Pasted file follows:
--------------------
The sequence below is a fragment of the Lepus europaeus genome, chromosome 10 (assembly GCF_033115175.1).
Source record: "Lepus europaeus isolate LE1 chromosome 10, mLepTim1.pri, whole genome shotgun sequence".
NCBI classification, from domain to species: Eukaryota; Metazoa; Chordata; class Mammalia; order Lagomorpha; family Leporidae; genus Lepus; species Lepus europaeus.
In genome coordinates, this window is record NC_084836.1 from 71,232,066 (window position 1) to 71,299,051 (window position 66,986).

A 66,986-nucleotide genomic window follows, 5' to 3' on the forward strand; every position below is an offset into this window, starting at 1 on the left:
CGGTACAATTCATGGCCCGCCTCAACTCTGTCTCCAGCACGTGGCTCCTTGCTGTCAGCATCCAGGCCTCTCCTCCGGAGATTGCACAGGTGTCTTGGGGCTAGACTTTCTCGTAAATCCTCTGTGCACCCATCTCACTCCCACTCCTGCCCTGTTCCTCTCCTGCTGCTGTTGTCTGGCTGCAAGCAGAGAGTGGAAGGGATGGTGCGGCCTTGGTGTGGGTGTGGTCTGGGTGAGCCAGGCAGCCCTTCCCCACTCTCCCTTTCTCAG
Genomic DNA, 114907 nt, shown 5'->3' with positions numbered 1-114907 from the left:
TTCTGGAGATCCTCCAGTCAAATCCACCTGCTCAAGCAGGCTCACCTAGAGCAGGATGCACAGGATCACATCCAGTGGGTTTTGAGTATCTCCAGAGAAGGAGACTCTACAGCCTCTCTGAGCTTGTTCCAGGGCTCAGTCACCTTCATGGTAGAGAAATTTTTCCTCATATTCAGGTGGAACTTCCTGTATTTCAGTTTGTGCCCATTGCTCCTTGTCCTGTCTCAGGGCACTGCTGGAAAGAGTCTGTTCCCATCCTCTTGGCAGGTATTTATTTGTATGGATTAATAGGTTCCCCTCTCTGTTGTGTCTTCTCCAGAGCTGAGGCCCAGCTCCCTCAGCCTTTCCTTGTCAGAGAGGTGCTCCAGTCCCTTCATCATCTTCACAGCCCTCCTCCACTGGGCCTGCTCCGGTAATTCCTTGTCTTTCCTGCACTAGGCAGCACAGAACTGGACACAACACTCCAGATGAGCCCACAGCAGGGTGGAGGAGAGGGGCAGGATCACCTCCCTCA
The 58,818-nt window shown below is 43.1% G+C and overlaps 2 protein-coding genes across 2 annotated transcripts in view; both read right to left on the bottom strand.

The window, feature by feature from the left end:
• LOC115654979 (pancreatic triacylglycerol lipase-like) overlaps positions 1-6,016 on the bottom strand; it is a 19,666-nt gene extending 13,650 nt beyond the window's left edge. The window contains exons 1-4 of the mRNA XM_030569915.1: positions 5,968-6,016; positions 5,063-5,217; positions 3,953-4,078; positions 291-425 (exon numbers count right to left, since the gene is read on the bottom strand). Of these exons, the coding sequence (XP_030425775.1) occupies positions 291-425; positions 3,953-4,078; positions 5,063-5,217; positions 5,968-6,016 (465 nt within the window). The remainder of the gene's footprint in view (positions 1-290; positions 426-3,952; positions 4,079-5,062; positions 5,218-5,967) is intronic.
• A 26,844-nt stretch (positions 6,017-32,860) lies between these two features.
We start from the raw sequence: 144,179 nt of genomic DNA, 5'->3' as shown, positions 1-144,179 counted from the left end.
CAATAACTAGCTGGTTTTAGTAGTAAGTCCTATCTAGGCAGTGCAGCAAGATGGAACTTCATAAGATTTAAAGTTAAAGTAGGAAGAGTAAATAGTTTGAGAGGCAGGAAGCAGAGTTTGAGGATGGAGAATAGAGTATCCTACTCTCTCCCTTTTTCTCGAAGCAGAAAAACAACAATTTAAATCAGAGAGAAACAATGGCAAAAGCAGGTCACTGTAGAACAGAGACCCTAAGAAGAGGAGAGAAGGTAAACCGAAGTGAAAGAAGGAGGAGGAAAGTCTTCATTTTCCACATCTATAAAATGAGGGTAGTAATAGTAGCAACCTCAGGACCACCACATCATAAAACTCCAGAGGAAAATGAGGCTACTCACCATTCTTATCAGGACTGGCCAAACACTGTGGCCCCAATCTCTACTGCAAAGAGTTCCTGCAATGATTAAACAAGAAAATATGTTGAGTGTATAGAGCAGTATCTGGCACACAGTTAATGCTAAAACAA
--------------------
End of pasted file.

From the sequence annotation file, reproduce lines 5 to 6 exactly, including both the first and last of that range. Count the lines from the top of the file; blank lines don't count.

A 66,986-nucleotide genomic window follows, 5' to 3' on the forward strand; every position below is an offset into this window, starting at 1 on the left:
CGGTACAATTCATGGCCCGCCTCAACTCTGTCTCCAGCACGTGGCTCCTTGCTGTCAGCATCCAGGCCTCTCCTCCGGAGATTGCACAGGTGTCTTGGGGCTAGACTTTCTCGTAAATCCTCTGTGCACCCATCTCACTCCCACTCCTGCCCTGTTCCTCTCCTGCTGCTGTTGTCTGGCTGCAAGCAGAGAGTGGAAGGGATGGTGCGGCCTTGGTGTGGGTGTGGTCTGGGTGAGCCAGGCAGCCCTTCCCCACTCTCCCTTTCTCAG